But these alternatives have been slow to develop, and adoption has been slow as well. I wish I could say we could cut oil demand from these alternatives, but it looks like a blip on the screen to me. The industrial sector just doesn't offer a lot in the way of alternatives.

Yes we can, but it won't be easy
So we have the potential to increase domestic supply and cut demand with improved fuel efficiency standards, natural gas fueling vehicle fleets, and electric vehicles hitting the road. The 6% drop in demand over 10 years is at best a guess, but it's at least feasible.

In the end, I see Obama's goal as plausible, but it may depend more on high oil prices than anything else. If prices are high at the pump, behaviors change, and so will demand for oil imports. What do you think? Leave your thoughts in our comments section below.

Fool contributor Travis Hoium is hoping to own a Tesla Model S someday soon and in the meantime does not have a position in any company mentioned. You can follow Travis on Twitter at @FlushDrawFool, check out his personal stock holdings or follow his CAPS picks at TMFFlushDraw.

General Motors is a Motley Fool Inside Value selection. Ford Motor is a Motley Fool Stock Advisor pick. The Fool owns shares of Ford Motor. Try any of our Foolish newsletter services free for 30 days. We Fools may not all hold the same opinions, but we all believe that considering a diverse range of insights makes us better investors. The Motley Fool has a disclosure policy.


Read/Post Comments (7) | Recommend This Article (7)

Comments from our Foolish Readers

Help us keep this a respectfully Foolish area! This is a place for our readers to discuss, debate, and learn more about the Foolish investing topic you read about above. Help us keep it clean and safe. If you believe a comment is abusive or otherwise violates our Fool's Rules, please report it via the Report this Comment Report this Comment icon found on every comment.

  • Report this Comment On April 05, 2011, at 2:57 PM, funfundvierzig wrote:

    DuPont has been using corn (food) as an industrial raw material to manufacture corn clothes, corn carpets, corn aircraft deicers, and even corn auto parts from corn-based resins.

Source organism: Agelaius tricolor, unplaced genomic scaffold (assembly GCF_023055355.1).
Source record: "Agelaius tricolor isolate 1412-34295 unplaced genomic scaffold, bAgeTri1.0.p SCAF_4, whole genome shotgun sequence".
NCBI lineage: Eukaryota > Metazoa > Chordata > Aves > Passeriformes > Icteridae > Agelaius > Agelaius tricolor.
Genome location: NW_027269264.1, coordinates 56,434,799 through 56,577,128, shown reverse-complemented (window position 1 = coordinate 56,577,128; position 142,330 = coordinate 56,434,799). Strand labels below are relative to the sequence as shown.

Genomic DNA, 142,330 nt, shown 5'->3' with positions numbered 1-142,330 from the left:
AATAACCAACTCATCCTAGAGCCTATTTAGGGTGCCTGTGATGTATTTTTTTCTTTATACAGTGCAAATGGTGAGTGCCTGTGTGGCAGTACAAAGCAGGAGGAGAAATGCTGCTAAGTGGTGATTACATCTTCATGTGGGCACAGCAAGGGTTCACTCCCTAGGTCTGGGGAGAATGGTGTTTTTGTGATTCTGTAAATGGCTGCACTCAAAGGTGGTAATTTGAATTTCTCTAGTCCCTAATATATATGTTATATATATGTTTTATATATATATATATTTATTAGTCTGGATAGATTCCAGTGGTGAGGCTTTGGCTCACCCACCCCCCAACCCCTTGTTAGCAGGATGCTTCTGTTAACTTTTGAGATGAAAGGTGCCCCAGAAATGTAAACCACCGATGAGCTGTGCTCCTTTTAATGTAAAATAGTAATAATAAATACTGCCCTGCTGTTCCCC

Trouble is the FOOD-to-FUEL & FABRICS business paradigm of the DuPont leadership is critically flawed insofar as it contributes to the global shortages of food, and intensifies soaring food price inflation. Importantly it's not likely to make much, if any money for DuPont shareholders.

    In our opinion, DuPont Management's "Sustainability" strategy is largely a colossal public relations stunt to help sanitise DuPont's long sordid history as a massive toxic polluter across world.

    Merely the opinion of one investor...funfun..

  • Report this Comment On April 05, 2011, at 3:07 PM, jumperky wrote:

    Why are we not trying to reduce the 20% of oil we import from the mid-east to zero? Increase imports from Canada, reduce consumption and tax breaks for electric and LNG.

    If we would eliminate the tariff on bio-gas we could reduce food prices too.

  • Report this Comment On April 05, 2011, at 3:39 PM, pokeys1969 wrote:

    it seems to me that the best chance for success to an energy policy for america ls to convert to natural gas for vehicles and new power plants .

    it will provide cheaper, cleaner and most of all domestic energy . it will stop the flow of american dollars to opec enemies and lead to job production and future prosperity.

  • Report this Comment On April 05, 2011, at 4:10 PM, collinskcaolcom wrote:

    Rather than having a comment, I have a question for any other fool out there....

    Is it true that we have a huge oil preserve out west, located somewhere below the mountains out there....?

    If so, who is preventing oil companies from drilling for the oil...? I was under the impression that there was a hundred or more years of oil laying in the ground below the mountain ranges out west...

    I don't mean to be redundant, but do we have oil in the ground in this country or do or do we not,..?

  • Report this Comment On April 05, 2011, at 4:22 PM, mjtri wrote: